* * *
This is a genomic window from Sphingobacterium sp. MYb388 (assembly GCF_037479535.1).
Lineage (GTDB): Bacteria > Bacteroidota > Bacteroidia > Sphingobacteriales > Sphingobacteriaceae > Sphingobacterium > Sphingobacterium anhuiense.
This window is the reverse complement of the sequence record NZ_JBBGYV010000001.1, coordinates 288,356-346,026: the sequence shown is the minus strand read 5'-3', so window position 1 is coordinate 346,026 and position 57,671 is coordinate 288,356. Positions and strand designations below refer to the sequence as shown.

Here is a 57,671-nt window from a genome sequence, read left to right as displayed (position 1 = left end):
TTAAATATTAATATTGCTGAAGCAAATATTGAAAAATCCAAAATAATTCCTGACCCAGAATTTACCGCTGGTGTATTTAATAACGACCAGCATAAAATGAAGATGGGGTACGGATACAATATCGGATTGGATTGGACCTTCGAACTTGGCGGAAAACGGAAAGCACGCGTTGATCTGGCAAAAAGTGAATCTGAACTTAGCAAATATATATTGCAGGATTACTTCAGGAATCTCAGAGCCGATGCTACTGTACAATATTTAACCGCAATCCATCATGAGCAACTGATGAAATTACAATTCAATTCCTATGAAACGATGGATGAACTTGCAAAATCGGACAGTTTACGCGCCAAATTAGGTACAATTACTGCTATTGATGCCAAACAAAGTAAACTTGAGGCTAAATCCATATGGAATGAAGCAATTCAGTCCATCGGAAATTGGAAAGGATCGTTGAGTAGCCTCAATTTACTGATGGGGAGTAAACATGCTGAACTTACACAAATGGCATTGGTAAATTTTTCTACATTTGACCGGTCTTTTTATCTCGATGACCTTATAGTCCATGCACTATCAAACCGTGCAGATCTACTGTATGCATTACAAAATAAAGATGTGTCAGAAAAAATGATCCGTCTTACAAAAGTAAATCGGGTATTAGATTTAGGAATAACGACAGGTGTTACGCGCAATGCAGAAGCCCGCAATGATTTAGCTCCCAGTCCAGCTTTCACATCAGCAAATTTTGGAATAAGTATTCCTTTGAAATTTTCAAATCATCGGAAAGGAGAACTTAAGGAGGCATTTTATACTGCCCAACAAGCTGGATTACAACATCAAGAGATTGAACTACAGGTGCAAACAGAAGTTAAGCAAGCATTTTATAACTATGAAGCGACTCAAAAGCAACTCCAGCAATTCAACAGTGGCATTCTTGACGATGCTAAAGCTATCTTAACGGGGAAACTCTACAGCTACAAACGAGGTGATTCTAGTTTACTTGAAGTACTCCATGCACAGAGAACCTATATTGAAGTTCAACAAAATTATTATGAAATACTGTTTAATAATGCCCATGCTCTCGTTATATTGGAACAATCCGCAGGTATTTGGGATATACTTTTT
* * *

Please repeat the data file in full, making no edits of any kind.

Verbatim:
This is a genomic window from Sphingobacterium sp. MYb388 (assembly GCF_037479535.1).
Lineage (GTDB): Bacteria > Bacteroidota > Bacteroidia > Sphingobacteriales > Sphingobacteriaceae > Sphingobacterium > Sphingobacterium anhuiense.
This window is the reverse complement of the sequence record NZ_JBBGYV010000001.1, coordinates 288,356-346,026: the sequence shown is the minus strand read 5'-3', so window position 1 is coordinate 346,026 and position 57,671 is coordinate 288,356. Positions and strand designations below refer to the sequence as shown.

Here is a 57,671-nt window from a genome sequence, read left to right as displayed (position 1 = left end):
TTAAATATTAATATTGCTGAAGCAAATATTGAAAAATCCAAAATAATTCCTGACCCAGAATTTACCGCTGGTGTATTTAATAACGACCAGCATAAAATGAAGATGGGGTACGGATACAATATCGGATTGGATTGGACCTTCGAACTTGGCGGAAAACGGAAAGCACGCGTTGATCTGGCAAAAAGTGAATCTGAACTTAGCAAATATATATTGCAGGATTACTTCAGGAATCTCAGAGCCGATGCTACTGTACAATATTTAACCGCAATCCATCATGAGCAACTGATGAAATTACAATTCAATTCCTATGAAACGATGGATGAACTTGCAAAATCGGACAGTTTACGCGCCAAATTAGGTACAATTACTGCTATTGATGCCAAACAAAGTAAACTTGAGGCTAAATCCATATGGAATGAAGCAATTCAGTCCATCGGAAATTGGAAAGGATCGTTGAGTAGCCTCAATTTACTGATGGGGAGTAAACATGCTGAACTTACACAAATGGCATTGGTAAATTTTTCTACATTTGACCGGTCTTTTTATCTCGATGACCTTATAGTCCATGCACTATCAAACCGTGCAGATCTACTGTATGCATTACAAAATAAAGATGTGTCAGAAAAAATGATCCGTCTTACAAAAGTAAATCGGGTATTAGATTTAGGAATAACGACAGGTGTTACGCGCAATGCAGAAGCCCGCAATGATTTAGCTCCCAGTCCAGCTTTCACATCAGCAAATTTTGGAATAAGTATTCCTTTGAAATTTTCAAATCATCGGAAAGGAGAACTTAAGGAGGCATTTTATACTGCCCAACAAGCTGGATTACAACATCAAGAGATTGAACTACAGGTGCAAACAGAAGTTAAGCAAGCATTTTATAACTATGAAGCGACTCAAAAGCAACTCCAGCAATTCAACAGTGGCATTCTTGACGATGCTAAAGCTATCTTAACGGGGAAACTCTACAGCTACAAACGAGGTGATTCTAGTTTACTTGAAGTACTCCATGCACAGAGAACCTATATTGAAGTTCAACAAAATTATTATGAAATACTGTTTAATAATGCCCATGCTCTCGTTATATTGGAACAATCCGCAGGTATTTGGGATATACTTTTT